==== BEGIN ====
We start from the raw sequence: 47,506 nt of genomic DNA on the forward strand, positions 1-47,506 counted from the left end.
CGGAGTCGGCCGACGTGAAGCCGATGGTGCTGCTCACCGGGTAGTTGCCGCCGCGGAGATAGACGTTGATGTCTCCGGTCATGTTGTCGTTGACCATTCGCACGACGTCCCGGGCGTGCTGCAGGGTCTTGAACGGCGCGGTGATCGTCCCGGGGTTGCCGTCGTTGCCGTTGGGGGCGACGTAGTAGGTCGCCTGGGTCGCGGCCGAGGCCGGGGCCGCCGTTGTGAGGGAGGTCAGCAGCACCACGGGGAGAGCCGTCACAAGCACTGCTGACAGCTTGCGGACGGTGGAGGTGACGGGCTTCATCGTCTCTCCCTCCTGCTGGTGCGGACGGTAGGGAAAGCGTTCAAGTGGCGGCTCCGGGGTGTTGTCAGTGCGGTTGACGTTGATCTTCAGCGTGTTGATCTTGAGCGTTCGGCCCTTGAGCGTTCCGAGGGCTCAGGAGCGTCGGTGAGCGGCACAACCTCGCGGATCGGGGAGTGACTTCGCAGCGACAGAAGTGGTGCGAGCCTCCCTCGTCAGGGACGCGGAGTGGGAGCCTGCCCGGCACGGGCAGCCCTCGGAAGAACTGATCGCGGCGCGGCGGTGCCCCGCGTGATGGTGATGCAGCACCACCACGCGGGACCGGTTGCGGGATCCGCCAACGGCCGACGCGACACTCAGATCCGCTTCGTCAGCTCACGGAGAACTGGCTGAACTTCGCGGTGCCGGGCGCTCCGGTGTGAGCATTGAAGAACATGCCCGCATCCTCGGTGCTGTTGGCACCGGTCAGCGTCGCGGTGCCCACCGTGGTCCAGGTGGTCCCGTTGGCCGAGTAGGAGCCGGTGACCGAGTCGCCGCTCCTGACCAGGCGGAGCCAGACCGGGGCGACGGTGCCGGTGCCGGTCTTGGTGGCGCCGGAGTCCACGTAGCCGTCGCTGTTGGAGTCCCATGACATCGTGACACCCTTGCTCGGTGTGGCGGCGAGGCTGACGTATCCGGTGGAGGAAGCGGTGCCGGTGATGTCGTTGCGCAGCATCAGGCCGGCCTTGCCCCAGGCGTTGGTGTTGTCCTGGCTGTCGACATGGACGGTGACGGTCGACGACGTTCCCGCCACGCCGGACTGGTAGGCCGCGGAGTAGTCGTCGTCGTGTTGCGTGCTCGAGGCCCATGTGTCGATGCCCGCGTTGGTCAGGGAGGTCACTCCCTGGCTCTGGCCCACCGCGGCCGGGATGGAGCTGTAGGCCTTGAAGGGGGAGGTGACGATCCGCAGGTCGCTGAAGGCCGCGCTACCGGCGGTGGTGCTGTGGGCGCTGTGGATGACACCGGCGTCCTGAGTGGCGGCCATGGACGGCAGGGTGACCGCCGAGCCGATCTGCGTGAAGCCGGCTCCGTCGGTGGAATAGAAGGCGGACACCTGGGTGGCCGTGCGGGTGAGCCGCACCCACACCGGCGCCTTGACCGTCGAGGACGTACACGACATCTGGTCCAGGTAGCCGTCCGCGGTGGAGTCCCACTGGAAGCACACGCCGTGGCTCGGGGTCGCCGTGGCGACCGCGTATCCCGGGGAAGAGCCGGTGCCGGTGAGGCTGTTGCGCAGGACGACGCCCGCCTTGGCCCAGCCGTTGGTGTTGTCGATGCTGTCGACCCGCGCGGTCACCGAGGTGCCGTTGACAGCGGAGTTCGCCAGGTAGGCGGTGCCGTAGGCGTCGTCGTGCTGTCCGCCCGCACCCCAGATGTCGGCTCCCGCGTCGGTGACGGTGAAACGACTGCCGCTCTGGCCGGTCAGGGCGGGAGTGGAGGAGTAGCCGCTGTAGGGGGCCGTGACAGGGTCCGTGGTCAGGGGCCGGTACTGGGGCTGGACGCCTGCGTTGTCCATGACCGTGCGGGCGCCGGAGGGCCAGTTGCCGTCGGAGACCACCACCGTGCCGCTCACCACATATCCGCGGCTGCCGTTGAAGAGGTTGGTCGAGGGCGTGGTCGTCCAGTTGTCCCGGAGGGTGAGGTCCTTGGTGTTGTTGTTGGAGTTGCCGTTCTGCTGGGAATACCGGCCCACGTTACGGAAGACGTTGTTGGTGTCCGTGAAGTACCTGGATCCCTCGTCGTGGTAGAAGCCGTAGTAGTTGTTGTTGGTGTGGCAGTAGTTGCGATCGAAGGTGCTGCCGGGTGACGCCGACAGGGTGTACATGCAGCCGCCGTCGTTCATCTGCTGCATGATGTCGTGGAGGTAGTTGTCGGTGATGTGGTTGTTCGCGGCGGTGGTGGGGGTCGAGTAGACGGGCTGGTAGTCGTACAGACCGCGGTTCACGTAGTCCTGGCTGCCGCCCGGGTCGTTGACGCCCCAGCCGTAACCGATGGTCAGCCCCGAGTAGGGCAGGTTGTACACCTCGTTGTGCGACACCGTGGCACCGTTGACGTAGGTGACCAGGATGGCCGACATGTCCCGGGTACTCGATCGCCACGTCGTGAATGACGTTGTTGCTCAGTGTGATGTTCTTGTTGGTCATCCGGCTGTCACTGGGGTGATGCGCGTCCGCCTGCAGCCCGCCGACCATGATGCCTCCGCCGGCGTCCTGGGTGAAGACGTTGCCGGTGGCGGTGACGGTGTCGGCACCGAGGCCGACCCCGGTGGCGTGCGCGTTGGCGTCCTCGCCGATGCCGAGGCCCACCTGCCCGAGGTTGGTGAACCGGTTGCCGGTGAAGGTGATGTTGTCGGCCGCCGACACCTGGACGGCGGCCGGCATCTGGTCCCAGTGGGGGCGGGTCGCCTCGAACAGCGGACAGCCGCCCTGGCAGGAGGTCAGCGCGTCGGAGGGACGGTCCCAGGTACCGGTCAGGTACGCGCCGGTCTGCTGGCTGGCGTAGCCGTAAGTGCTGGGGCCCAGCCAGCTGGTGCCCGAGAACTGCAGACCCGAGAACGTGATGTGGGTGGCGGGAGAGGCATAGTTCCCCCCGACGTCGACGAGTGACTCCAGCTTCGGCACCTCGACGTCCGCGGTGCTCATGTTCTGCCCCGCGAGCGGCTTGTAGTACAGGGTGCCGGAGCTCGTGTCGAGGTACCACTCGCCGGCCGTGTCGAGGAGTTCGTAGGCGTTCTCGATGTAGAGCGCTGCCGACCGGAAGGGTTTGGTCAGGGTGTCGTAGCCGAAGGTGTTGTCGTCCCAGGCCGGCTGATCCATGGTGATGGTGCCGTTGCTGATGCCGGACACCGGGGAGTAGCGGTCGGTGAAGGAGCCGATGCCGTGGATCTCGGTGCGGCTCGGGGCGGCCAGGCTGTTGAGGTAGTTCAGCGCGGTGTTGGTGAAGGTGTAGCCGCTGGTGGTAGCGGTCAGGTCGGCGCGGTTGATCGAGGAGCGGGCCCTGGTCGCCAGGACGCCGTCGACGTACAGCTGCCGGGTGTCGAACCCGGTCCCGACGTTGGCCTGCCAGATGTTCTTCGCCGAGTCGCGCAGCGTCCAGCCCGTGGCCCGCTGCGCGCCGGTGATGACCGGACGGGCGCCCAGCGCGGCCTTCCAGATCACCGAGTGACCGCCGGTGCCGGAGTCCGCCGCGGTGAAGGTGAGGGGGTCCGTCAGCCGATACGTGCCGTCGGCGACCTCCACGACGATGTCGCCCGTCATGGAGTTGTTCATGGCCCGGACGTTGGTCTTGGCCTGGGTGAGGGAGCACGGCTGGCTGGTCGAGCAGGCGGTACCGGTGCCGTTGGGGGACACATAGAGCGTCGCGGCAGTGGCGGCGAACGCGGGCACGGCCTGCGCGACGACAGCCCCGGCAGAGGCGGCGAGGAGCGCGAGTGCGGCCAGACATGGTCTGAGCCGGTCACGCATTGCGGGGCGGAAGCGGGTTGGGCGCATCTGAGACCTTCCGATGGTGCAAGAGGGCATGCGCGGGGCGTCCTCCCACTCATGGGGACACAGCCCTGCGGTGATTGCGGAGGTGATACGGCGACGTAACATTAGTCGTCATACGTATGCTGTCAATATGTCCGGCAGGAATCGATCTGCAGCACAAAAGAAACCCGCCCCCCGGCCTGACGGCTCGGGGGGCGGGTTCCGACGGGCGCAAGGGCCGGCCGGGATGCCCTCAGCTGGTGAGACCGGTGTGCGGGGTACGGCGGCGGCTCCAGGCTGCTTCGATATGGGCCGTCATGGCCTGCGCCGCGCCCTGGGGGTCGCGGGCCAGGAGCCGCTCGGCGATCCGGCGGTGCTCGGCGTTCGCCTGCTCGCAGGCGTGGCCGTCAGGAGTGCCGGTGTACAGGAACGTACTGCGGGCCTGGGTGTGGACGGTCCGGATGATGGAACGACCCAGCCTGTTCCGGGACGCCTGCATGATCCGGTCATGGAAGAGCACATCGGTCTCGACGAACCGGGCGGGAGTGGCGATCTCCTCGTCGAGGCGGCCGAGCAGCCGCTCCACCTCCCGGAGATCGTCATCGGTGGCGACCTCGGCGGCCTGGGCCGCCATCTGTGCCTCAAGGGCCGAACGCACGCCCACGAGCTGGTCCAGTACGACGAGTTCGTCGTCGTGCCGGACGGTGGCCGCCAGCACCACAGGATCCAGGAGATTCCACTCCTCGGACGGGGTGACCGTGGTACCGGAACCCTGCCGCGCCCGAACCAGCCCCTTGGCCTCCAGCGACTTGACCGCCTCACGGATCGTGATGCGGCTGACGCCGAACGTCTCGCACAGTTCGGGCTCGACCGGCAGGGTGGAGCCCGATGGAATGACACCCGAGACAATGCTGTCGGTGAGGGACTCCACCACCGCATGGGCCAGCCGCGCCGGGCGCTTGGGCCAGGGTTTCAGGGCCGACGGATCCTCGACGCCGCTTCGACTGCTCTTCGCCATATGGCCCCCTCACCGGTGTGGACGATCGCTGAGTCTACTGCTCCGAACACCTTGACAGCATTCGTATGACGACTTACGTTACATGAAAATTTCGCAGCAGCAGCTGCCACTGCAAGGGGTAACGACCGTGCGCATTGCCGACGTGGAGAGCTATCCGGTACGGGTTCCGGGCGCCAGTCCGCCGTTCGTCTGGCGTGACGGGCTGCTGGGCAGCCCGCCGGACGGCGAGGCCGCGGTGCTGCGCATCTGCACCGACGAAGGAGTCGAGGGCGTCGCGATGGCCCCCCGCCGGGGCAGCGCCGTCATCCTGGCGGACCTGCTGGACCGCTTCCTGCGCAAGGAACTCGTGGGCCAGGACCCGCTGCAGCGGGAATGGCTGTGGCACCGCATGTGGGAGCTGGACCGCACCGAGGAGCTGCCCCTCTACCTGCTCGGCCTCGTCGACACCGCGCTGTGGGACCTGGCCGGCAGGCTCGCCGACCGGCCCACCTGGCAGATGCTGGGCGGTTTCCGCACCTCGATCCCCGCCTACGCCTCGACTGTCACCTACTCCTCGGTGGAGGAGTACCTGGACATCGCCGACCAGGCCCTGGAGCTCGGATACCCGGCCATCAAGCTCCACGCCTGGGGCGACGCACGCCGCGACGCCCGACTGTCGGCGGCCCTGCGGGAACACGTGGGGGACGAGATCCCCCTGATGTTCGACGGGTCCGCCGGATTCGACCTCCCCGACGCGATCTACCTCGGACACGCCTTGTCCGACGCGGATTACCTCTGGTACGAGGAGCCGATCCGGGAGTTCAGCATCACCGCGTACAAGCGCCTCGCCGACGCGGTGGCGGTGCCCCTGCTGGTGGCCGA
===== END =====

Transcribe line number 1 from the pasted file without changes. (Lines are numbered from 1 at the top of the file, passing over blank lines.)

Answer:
We start from the raw sequence: 47,506 nt of genomic DNA on the forward strand, positions 1-47,506 counted from the left end.